I’ve been a cosplayer and cosplaying since 2005. I remember my first time very well. I wore this terrible Itachi Uchiha outfit from Naruto. It was a mess, but I had such a fun time! The year prior my mother had taken me to my first convention after reading about it in our local newspaper. It was something I had never known about. I had always loved dressing up for Halloween, and here I discovered a whole new world of people, people who liked what I liked and wore beautiful costumes. I wanted to be like them. I wanted to be a part of that world.
I have never been good at sewing. I took a class and just found it rather difficult. I could make small things, and simple outfits, but I always wanted to wear beautiful and grand costumes. So I considered looking elsewhere for my costumes and looked into hiring a seamstress.
So there I was in 2014, I had been cosplaying for nearly 10 years, the whole time I had only made a few outfits myself. There had always been talk in the community about how you weren’t a ‘real’ cosplayer if you didn’t make everything yourself. That was part of the hobby and that was what a cosplayer was. There had been a trend of accusing cosplayers of not making their own outfits, or shaming those who did admit they had someone make their outfit.
I felt bad I didn’t have the skills to make the beautiful outfits I wanted to cosplay, I let those things get me down, but this had been something I had loved for a very long time and I wasn’t going to give it up because I couldn’t make ornate costumes all myself.
In 2014 I met my now good friend Tia, a very talented seamstress and owner of Serenity Costumes. She was accepting commissions and I had gotten a good look at her portfolio. I was impressed and after talking we decided to work together to create my costumes. That was the beginning of something wonderful. Tia is a very talented seamstress and artist, and has made some of my cosplay dreams come true.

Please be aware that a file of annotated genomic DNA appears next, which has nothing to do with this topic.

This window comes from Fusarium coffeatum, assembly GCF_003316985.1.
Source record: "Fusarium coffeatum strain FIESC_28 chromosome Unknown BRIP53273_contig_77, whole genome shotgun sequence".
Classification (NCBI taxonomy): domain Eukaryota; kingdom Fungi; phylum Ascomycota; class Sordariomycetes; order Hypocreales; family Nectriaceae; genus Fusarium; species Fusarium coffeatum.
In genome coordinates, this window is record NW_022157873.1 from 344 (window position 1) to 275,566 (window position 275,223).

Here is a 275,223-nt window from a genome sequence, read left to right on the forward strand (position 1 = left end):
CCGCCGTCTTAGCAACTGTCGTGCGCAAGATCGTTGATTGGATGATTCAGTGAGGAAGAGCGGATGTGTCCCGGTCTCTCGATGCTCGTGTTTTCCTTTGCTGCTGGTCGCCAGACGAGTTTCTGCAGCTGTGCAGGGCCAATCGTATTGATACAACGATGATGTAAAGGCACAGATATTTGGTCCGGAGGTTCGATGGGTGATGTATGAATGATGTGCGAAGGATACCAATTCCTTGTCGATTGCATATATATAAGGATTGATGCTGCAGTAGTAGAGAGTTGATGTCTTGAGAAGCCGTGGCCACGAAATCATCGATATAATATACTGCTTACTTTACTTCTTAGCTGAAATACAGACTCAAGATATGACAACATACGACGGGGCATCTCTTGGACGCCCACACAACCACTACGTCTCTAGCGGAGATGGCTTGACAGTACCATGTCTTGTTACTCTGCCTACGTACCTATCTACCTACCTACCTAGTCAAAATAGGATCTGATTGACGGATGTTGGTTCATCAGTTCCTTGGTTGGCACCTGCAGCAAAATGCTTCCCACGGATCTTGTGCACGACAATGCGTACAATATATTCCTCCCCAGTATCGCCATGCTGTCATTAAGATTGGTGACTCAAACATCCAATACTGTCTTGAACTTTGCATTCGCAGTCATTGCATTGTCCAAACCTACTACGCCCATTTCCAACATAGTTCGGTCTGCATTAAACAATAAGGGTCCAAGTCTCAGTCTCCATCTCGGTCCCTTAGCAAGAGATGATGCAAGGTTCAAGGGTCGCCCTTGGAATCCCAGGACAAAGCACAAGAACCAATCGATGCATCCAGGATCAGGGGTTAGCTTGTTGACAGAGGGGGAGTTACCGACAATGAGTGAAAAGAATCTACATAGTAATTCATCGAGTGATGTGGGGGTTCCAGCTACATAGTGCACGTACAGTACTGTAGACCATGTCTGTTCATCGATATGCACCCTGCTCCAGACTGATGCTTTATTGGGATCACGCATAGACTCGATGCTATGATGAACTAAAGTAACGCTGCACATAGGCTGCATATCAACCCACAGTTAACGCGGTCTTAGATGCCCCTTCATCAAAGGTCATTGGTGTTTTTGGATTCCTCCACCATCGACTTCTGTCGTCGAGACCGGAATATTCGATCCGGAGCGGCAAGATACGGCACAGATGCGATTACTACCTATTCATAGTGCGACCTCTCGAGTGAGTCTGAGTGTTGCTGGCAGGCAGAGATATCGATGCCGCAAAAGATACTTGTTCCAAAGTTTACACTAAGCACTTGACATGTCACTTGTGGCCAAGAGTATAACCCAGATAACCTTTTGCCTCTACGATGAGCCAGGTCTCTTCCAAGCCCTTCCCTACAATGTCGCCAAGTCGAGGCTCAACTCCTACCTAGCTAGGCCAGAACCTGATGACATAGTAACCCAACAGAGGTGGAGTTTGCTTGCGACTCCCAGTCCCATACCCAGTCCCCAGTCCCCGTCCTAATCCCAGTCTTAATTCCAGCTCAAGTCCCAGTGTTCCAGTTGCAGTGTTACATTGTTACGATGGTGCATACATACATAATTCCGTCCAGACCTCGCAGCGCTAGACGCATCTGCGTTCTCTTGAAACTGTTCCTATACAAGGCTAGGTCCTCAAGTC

Now, perhaps in this point of the article you are wondering how you too can find a seamstress to work with, or what to expect when working with one. Well you are in luck because that is something I can help out with! Here are some tips I have found useful for commissioning cosplays and finding the right seamstress for you.
1. Look at Portfolios and reviews for potential seamstresses. It is important to make sure the person you are working with is professional and has the skills they say they do. Talk to other people who have worked with them, ask questions, and look at their work. Don’t be afraid to ask questions and do your research. You are potentially about to make a major investment, it is always a good idea to be sure before jumping into something.
2. Have good reference pictures for your seamstress. Your seamstress might not be familiar with the character you want to do. Make sure to have good pictures from as many angles as you can.
COMMUNICATE!! Communication is key! Talk to your seamstress about exactly what you want what materials you want to use, and make sure you meet for proper fittings. This is important, avoid being vague, be as detailed as possible about what you want.
3. Don’t be blown away by the price. It is true, seamstresses will charge more then ebay sellers or online cosplay sites, but you are getting a quality, well fitted garment. Take for example some of my cosplays. My first cosplay, besides Itachi, was Roy Mustang from Full Metal Alchemist. I purchased it from a cosplay site and noticed right away the fit wasn’t perfect and pieces would fall off. Now, an outfit like Melisandre that Tia made is different. Well constructed, made with quality materials, and fits me like a glove.
4. Support a small business. A lot of seamstresses are their own small business and artists who live off their craft. I personally always like supporting artists and helping be able to keep creativity alive. It feels more like working with members of our community rather than just buying a costume from a faceless cosplay site.
5. Credit!!! It is so important and a problem that has been happening recently in the community. If you work with a seamstress, make sure you give them the proper credit. That includes not entering masquerades with a commissioned outfit, or posting a photo without crediting who made the garment. It’s very important; make sure their work is recognized.
6. Don’t stop learning for yourself! It is more than commission cosplays, but I highly encourage people to keep learning. See if you can make small pieces for your costumes while your seamstress makes the bulk of it or the harder part. Don’t stop learning and experimenting with pieces of your costume.
And last but not least,
7. Don’t be ashamed. This is so important! You are not any less of a cosplayer because you don’t make your outfit! Cosplaying is, first and foremost, having fun dressing up as your favorite character.
These are just some personal stories and tip I have had when it comes to working with seamstresses and commissioners. Do your research, and have fun! Happy cosplaying!